Australian Dictionary of Biography

  • Tip: searches only the name field
  • Tip: Use double quotes to search for a phrase

Borthwick, Thomas (1860–1924)

by Neville Hicks and Elisabeth Leopold

This article was published in Australian Dictionary of Biography, Volume 7, (MUP), 1979

Thomas Borthwick (1860-1924), medical practitioner, was born on 13 January 1860 at Peebles, Scotland, son of William Borthwick, shepherd, and his wife Janet, née Hudson. He graduated in medicine at the University of Edinburgh in 1881. After brief medical practice in Scotland and a short stay in South Africa, he arrived in Adelaide in 1883 and practised at Kensington. From 1885 he was medical officer of health for Kensington, Norwood, St Peters and Burnside. His monograph, A Contribution to the Demography of South Australia, earned him an M.D. degree in 1891 from Edinburgh University, where that year he began a course in practical sanitary science. He returned to Adelaide with sufficient equipment to fit up a bacteriological laboratory, possibly the first of its kind in Australia, at his home.

In 1894 Borthwick was selected for the new position of honorary bacteriologist at the Adelaide Children's Hospital and his equipment was transferred to its new Thomas Elder laboratory. In London in 1895 he studied the anti-toxin treatment of diphtheria under Dr. G. Sims Woodhead, and he probably visited the Pasteur Institute in Paris to study the control of diphtheria. On his return home, the new treatment was adopted by the Children's Hospital and by the medical profession in general. In addition to diagnostic work in the hospital, he lectured 'with infinite patience and tact' to nurses on hygiene and bacteriology. His work with diphtheria had shown him that the period of contagion lasted much longer than previously supposed and convalescents were subsequently detained until all fear of infection had passed. In 1899 the University of Adelaide made him examiner in hygiene and lecturer in bacteriology, a post he retained until 1920. In 1902 he was offered the position of honorary bacteriologist at the Adelaide Hospital and he became consultant there in 1911. He resigned from the Children's Hospital as its emphases shifted from extensive to intensive medicine, but continued to advise it on sanitary matters.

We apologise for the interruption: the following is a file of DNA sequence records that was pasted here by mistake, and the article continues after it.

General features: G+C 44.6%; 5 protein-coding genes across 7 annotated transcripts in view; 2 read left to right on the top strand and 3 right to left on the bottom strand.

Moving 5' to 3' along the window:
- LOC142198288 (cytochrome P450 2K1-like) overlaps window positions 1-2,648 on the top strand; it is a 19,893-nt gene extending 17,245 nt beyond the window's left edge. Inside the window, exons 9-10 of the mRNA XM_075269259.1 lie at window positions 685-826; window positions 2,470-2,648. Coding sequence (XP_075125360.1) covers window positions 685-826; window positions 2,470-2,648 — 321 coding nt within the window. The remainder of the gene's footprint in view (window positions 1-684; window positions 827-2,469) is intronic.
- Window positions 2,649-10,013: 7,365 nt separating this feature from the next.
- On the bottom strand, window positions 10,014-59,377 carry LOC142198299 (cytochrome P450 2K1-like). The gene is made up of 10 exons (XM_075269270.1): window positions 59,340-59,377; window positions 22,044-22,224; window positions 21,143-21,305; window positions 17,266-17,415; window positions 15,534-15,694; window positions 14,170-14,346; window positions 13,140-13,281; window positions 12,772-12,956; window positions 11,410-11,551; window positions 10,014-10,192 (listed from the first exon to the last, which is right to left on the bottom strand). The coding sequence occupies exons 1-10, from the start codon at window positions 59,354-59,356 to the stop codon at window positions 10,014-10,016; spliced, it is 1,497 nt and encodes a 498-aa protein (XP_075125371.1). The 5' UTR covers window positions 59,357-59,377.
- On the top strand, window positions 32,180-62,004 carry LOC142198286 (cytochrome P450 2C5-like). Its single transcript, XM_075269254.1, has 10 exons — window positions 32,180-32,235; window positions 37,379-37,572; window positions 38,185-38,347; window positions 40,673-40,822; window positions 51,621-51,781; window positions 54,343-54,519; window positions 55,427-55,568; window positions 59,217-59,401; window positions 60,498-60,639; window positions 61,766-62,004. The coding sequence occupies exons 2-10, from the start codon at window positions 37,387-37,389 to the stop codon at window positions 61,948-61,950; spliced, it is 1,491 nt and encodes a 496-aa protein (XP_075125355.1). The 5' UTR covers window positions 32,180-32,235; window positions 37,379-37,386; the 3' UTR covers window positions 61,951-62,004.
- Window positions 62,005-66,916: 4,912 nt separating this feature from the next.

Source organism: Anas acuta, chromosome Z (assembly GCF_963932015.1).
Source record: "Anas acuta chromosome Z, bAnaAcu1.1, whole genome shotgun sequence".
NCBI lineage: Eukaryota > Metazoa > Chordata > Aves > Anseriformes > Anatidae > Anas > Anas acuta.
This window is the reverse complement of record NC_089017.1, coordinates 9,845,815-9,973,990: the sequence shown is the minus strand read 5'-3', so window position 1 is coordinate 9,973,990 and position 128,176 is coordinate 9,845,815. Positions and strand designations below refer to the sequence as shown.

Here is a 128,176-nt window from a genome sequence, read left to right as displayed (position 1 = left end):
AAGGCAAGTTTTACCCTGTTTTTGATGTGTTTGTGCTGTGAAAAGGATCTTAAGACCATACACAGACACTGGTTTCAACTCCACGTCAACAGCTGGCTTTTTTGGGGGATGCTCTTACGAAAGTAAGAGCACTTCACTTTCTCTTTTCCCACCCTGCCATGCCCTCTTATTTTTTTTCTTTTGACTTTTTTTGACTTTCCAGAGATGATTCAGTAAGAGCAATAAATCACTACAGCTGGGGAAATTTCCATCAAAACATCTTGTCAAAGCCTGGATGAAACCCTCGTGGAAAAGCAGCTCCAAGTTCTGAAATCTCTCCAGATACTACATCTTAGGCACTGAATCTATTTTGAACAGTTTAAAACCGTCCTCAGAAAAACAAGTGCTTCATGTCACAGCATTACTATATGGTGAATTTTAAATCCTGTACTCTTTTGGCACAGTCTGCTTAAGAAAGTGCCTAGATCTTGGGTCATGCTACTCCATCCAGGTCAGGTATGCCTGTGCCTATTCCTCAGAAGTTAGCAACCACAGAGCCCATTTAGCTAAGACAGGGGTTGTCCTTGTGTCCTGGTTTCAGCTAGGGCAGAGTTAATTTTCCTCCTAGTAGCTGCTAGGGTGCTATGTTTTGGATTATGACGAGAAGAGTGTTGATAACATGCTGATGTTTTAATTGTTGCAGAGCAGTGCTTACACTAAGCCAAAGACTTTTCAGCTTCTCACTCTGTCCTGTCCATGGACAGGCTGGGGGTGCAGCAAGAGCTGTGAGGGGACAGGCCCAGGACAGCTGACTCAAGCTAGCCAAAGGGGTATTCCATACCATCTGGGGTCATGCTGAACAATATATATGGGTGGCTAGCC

Borthwick brought about the Health Act of 1898, which introduced notification of infectious diseases and established a Central Board of Health; but he was also one of the first to recognize the Act's practical weaknesses. In 1900-24 he was the part-time medical officer of health for the city of Adelaide, the corporation having acknowledged the need for a qualified person. He was also health officer for the Metropolitan Dairies Board (later the Metropolitan County Board of Food and Drugs) and was appointed consultant medical officer to the Metropolitan Abattoirs Board in 1913. He introduced inspection of dairies and licensing of milk vendors, instituted a mother and child health service, showed the need for a separate infectious diseases hospital, and regularized the inspection of insanitary dwellings. In 1922 he initiated a three-year campaign to eliminate the city's mosquitoes by compulsorily screening domestic water-tanks and treating breeding-grounds in the River Torrens. He also suggested the creation of a Greater Adelaide area to secure uniform action on such matters as hygienic food supplies. He never hesitated to express his opinion in the most emphatic and unequivocal manner and wrote several highly respected papers on bacteriology and public health.

Borthwick was amiable, but shy and retiring: his work was hence inadequately publicly recognized. Family tradition has it that he had left South Africa after losing a breach of promise case. On 22 April 1885 he married Mary Borthwick at Norwood. She died four years later aged 28, leaving a three-year-old son, who died in 1903. On 24 March 1891 Borthwick married Annie Bucephala Thompson Giffen. He was disappointed in his public life: when the presidency of the Central Board of Health fell vacant, it was, for political reasons, bestowed elsewhere. Borthwick suffered from cancer of the throat, but remained at his post until six weeks before his death at Largs Bay on 11 March 1924. Survived by his wife, he was buried in North Road cemetery.

Select Bibliography

  • H. T. Burgess (ed), Cyclopedia of South Australia, vol 1 (Adel, 1908)
  • Medical Journal of Australia, 5 Apr 1924
  • Health, May 1924
  • Advertiser (Adelaide), 12 Mar 1924
  • Medical Officer of Health, Reports 1900-01 to 1923-24 (Adelaide City Council)
  • Adelaide Children's Hospital, Annual Report, 1894-1924 (State Records of South Australia)
  • (Royal) Adelaide Hospital, Annual Report, 1898-1924 (State Records of South Australia).

Citation details

Neville Hicks and Elisabeth Leopold, 'Borthwick, Thomas (1860–1924)', Australian Dictionary of Biography, National Centre of Biography, Australian National University, http://adb.anu.edu.au/biography/borthwick-thomas-5297/text8939, published first in hardcopy 1979, accessed online 24 November 2017.

This article was first published in hardcopy in Australian Dictionary of Biography, Volume 7, (MUP), 1979

View the front pages for Volume 7

© Copyright Australian Dictionary of Biography, 2006-2017